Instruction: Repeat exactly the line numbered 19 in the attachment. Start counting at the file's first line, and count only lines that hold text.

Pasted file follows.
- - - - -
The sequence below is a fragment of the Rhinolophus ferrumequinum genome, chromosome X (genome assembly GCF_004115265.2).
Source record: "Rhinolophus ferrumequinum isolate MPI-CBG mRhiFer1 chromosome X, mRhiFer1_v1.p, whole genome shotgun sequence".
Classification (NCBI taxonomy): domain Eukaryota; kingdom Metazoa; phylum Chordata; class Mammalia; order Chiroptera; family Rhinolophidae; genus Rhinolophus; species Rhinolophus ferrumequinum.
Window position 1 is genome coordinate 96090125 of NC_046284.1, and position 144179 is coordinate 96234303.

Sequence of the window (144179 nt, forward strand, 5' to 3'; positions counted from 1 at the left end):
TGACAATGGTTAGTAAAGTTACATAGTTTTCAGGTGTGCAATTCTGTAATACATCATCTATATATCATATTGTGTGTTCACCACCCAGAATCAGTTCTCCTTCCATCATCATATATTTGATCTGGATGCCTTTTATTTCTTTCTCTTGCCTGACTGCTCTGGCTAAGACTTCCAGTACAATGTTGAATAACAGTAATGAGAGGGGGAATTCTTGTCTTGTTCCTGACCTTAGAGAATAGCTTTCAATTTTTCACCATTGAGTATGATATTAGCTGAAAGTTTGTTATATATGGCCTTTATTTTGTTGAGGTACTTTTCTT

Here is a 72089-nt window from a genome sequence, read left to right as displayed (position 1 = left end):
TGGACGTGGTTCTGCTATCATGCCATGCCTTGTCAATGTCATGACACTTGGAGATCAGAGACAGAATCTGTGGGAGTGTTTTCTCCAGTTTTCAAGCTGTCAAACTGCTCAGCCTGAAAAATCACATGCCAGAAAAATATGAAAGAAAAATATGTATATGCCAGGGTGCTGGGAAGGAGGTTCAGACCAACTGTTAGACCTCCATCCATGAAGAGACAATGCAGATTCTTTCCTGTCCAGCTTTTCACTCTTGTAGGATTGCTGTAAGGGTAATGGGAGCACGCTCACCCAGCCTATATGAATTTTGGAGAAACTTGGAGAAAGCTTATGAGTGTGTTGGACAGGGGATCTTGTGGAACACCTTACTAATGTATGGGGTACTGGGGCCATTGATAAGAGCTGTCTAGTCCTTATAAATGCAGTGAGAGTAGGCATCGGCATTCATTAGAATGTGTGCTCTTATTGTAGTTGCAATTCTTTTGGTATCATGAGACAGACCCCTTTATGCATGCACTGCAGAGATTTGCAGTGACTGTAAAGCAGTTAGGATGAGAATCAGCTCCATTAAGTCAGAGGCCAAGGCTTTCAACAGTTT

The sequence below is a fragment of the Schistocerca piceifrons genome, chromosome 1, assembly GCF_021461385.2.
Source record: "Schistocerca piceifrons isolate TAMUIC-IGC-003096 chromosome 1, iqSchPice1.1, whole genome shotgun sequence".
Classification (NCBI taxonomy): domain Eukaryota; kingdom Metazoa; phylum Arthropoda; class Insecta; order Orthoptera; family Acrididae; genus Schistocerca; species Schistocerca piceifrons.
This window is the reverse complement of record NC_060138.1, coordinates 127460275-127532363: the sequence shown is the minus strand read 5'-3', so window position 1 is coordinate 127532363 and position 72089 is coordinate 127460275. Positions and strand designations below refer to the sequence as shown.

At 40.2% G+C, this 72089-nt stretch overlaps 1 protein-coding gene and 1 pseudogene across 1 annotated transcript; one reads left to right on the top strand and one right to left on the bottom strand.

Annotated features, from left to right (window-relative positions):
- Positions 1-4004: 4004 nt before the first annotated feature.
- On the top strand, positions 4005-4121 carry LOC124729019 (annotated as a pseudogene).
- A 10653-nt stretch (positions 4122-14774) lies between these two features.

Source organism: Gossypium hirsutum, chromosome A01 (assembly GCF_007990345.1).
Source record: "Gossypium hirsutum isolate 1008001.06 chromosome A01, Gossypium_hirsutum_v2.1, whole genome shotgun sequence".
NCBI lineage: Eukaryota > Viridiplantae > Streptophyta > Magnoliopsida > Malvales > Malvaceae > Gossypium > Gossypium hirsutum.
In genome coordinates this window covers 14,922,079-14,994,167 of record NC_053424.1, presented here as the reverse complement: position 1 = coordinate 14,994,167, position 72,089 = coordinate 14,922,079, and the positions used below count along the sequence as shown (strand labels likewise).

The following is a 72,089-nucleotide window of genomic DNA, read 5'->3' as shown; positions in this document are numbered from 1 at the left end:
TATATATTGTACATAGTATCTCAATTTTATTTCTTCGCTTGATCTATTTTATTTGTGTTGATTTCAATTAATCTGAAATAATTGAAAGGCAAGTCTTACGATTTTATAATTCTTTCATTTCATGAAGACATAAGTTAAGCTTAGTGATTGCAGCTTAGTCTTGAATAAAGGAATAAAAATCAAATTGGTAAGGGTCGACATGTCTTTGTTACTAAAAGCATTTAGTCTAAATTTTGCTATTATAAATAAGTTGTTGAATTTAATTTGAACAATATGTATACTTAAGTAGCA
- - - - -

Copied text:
Source record: "Gossypium hirsutum isolate 1008001.06 chromosome A01, Gossypium_hirsutum_v2.1, whole genome shotgun sequence".